Geoff Hall's research has mainly been concerned with novel electronic instrumentation for elementary particle physics experiments, motivated originally by the need for high spatial precision detectors to measure the properties of then recently discovered charmed particles. He has focused for thirty years on the CMS experiment at the CERN Large Hadron Collider, where he contributed significantly to the complex detector systems essential for the discovery of the Higgs boson in 2012.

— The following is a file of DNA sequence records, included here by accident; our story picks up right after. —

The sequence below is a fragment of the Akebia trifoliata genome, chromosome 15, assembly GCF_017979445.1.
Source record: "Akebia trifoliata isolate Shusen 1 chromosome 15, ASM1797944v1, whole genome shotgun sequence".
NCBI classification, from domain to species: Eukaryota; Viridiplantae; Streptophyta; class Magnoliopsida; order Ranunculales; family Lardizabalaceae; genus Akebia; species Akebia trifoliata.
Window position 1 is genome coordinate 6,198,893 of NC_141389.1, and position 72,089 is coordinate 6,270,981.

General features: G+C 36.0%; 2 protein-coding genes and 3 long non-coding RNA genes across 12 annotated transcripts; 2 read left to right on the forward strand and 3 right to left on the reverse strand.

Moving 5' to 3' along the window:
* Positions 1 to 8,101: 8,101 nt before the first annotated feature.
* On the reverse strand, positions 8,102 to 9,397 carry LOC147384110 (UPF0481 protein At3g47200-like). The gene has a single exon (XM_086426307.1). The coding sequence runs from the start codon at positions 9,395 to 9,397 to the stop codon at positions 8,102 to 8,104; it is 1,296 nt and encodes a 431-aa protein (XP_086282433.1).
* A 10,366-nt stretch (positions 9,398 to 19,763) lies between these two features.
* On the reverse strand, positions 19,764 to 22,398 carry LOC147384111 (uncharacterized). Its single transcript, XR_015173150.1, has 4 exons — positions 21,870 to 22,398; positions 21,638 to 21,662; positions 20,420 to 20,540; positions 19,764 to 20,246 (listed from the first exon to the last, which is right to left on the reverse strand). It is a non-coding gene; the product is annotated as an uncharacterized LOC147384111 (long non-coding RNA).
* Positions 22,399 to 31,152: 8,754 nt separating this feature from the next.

Radiation damage induced by particle fluxes at the LHC has been a constant challenge, including for future operations in even more stringent conditions. Innovations initiated by Geoff have allowed CMS to create an unprecedentedly powerful particle tracking detector, and will soon use its data in real time event selection for the first time to substantially improve searches for new and rare physics. Several of his team’s developments have been exploited throughout the world, beyond the LHC.
He was awarded the Duddell medal of the Institute of Physics in 2005 and the Chadwick medal in 2020.
Professor of Physics, Blackett Laboratory, Imperial College London